The Heat FeaturedWritten by Jon Patch
Twentieth Century Fox Films, Chernin Entertainment and Dune Entertainment present an R rated, 117 minute, action, crime, comedy, directed by Paul Feig and written by Katie Dippold with a theater release date of June 28, 2013.
Sarah Ashburn (Sandra Bullock) is an uptight, lonely, FBI agent in New York. Her fellow agents don’t want to work with her and every night when she comes home she basically kidnaps her neighbor’s fat cat for company. Her claim to FBI fame is the Red Falls killer case and the fact that she can find more drug and weapons stash in criminal’s locations than the K9’s that are trained specifically for that duty. When she requests the opportunity for a promotion her boss Hale (Demian Bichir) at the agency assigns her to a case in Boston to take down a drug lord named Larkin and if she solves the case her chances of advancement are promising.
Shannon Mullins (Melissa McCarthy) is a Boston police officer that literally doesn’t take crap from anyone, no criminal let alone her Captain (Thomas F. Wilson). Her goal is to fight crime in any manner possible and when she comes across a drug dealing street punk named Rojas (Spoken Reasons) she does whatever she needs to in order to bring him in whether by car, on foot or by watermelon she always gets her man. Nothing stands in her foul mouth way that is until FBI agent Ashburn shows up.
Right off the bat the two women butt heads and are complete polar opposites almost a throwback to the days of Laurel and Hardy or Abbott and Costello but with a bit more bad language and extreme acts of violence. Once Ashburn and Mullins decide to work together to chase down a path of bad guys to find Larkin they discover a sense of nerdy friendship and soon a bond begins to form. They work with Levy (Marlon Wayans) at the station as one of the women end up with a slight romantic intrigue but find that not all fellow police officers are on their side let alone DEA agents Craig (Dan Bakkedahl) the scary albino and Adam (Taran Killam) the quiet partner. In a race against time since now Mullins family including her brother Jason (Michael Rapaport) who worked for Larkin are all in danger both Ashburn and Mullins must make their way through the list of bad guys like Julian (Michael McDonald) and many others to find their main target and bring him to justice. One problem the women do not know who the leader is but they fear that there is a mole within their own agency helping to keep the bad guys one step ahead at all times.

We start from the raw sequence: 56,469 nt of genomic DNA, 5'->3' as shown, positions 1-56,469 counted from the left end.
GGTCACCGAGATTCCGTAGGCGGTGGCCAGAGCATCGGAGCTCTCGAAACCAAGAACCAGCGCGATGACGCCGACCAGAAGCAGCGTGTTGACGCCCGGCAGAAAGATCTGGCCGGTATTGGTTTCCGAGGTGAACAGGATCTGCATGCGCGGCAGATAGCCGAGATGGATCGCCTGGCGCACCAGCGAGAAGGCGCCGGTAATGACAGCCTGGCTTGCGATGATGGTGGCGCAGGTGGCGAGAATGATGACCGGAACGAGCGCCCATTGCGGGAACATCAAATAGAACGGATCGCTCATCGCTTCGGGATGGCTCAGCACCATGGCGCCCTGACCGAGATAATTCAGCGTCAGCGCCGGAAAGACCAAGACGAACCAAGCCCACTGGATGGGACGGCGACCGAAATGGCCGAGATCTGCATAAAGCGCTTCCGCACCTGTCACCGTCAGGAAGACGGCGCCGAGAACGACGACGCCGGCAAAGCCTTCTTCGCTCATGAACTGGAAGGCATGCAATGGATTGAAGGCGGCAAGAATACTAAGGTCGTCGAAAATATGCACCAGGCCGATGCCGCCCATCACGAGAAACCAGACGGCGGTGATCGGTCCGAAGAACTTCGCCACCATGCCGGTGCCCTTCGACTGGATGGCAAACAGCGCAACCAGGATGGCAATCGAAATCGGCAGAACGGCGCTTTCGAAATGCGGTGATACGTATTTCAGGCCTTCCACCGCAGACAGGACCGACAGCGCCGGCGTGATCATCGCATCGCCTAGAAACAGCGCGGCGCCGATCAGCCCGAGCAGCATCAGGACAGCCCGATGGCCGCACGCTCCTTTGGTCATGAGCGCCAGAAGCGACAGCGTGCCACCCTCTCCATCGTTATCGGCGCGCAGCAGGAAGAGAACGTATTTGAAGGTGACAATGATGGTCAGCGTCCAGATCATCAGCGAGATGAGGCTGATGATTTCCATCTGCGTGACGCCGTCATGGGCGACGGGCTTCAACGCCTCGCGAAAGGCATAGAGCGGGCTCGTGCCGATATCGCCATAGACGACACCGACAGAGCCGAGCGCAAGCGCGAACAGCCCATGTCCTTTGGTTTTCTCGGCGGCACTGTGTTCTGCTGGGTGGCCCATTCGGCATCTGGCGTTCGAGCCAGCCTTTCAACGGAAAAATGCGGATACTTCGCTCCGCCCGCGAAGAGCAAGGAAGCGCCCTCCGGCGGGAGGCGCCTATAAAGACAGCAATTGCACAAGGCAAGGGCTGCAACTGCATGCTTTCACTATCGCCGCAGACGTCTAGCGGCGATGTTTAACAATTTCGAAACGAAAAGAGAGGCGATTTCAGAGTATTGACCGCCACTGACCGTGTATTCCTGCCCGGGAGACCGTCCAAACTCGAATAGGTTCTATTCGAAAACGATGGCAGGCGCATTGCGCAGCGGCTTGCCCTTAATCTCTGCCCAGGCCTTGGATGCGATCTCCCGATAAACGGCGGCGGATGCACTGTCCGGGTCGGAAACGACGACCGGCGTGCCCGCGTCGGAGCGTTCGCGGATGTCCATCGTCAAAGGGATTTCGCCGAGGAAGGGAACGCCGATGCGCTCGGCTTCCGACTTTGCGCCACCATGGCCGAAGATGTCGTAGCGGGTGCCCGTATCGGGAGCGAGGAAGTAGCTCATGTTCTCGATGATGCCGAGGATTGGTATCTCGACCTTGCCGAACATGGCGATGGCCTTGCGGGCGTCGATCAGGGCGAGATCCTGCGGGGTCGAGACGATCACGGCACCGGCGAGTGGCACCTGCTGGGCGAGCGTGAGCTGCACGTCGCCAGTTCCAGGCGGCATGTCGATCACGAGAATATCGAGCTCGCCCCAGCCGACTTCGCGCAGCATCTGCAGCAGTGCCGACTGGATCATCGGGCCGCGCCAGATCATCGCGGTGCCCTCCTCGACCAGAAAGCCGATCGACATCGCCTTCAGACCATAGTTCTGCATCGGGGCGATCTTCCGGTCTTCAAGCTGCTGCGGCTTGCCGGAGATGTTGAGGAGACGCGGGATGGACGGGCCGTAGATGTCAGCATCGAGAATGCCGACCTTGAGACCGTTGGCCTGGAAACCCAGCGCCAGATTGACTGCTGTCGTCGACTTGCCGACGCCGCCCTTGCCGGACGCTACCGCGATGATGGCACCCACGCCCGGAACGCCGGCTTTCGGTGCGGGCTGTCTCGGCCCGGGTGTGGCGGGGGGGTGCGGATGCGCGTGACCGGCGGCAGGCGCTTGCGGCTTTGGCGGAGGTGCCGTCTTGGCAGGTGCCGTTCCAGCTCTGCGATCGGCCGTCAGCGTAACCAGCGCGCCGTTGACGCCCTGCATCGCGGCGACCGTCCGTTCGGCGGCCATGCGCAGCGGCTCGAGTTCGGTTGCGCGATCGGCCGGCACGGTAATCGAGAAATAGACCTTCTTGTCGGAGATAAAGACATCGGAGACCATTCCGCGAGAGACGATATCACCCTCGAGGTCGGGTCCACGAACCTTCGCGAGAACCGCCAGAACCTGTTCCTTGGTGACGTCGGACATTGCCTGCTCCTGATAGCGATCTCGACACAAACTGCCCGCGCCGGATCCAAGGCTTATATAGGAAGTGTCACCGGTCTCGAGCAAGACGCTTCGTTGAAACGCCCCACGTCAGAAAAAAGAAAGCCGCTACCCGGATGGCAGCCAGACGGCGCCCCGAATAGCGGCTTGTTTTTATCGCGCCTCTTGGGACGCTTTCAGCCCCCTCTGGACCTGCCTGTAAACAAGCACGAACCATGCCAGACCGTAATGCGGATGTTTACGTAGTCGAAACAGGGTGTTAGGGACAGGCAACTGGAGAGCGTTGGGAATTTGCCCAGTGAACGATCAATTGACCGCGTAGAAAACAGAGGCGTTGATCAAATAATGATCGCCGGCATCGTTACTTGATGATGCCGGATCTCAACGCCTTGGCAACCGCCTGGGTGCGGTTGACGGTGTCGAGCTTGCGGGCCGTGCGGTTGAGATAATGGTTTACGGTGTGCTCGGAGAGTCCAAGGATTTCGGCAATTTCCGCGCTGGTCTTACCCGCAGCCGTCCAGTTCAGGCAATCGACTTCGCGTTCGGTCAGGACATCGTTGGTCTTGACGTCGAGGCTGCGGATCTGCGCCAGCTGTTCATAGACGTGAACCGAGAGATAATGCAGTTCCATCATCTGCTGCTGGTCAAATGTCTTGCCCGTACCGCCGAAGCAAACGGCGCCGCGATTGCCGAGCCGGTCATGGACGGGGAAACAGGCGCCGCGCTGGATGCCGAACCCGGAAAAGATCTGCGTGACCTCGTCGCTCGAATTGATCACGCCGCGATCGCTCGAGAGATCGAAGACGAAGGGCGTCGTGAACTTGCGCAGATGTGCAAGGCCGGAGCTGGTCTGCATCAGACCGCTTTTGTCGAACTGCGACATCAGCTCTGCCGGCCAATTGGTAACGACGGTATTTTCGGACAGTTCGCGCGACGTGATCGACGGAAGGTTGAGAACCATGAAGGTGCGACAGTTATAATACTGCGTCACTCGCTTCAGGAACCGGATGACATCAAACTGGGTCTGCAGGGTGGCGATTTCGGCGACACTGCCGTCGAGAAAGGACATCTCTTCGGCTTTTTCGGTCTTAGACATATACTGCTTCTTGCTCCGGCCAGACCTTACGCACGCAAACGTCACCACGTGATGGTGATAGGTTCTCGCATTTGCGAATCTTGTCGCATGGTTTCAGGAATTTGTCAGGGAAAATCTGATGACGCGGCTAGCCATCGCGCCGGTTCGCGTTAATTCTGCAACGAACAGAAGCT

This film is well worth the ticket at the theater since it is very well directed and accompanied by an appropriate soundtrack. The writing is very well done with some of the most hysterical one liners laced throughout the story although I found the main plot line to be a bit on the weak side. There are moments of laughter from beginning to end but the plot kind of loses its way a bit. Although it truly doesn’t matter as much since the duo of Bullock and McCarthy really shine from start to finish with moments of levity that make it hard to believe these women were not doing a lot of ad-lib within their scripted scenes. This film should do extremely well and I personally look forward to this super team of Bullock and McCarthy coming back together for a sequel. The only complaint is that the laughter in the theater was so loud it was hard to hear the characters lines at times.
Surprisingly Wayans plays a more laid back straight laced character that takes a liking to Bullocks character. The Mullins family which consisted of Jane Curtin who plays Mrs. Mullins and Rapaport her brother along with the rest of the sports playing Jesus fanatics all bring a nice supporting effort to the story. Bakkedahl plays a funny albino agent but his partner Adam played by Killam in my opinion falls a little bit short on the acting front. Overall the film is quite hysterical and well worth the almost 2 hours of viewing pleasure. Thankfully the animals which are used in the film also played a nice supporting role and were not depicted in obscene or violent manners. If it takes a nerd to know one and like this film than give me a bow tie and glasses because this film is filled with heat from beginning to end thanks to two big character nerds Ashburn and Mullins. It seems whatever these two actresses touch tends to turn to gold and this film is no exception. Written and enjoyed with 3 paws out of 4 by Jon Patch.
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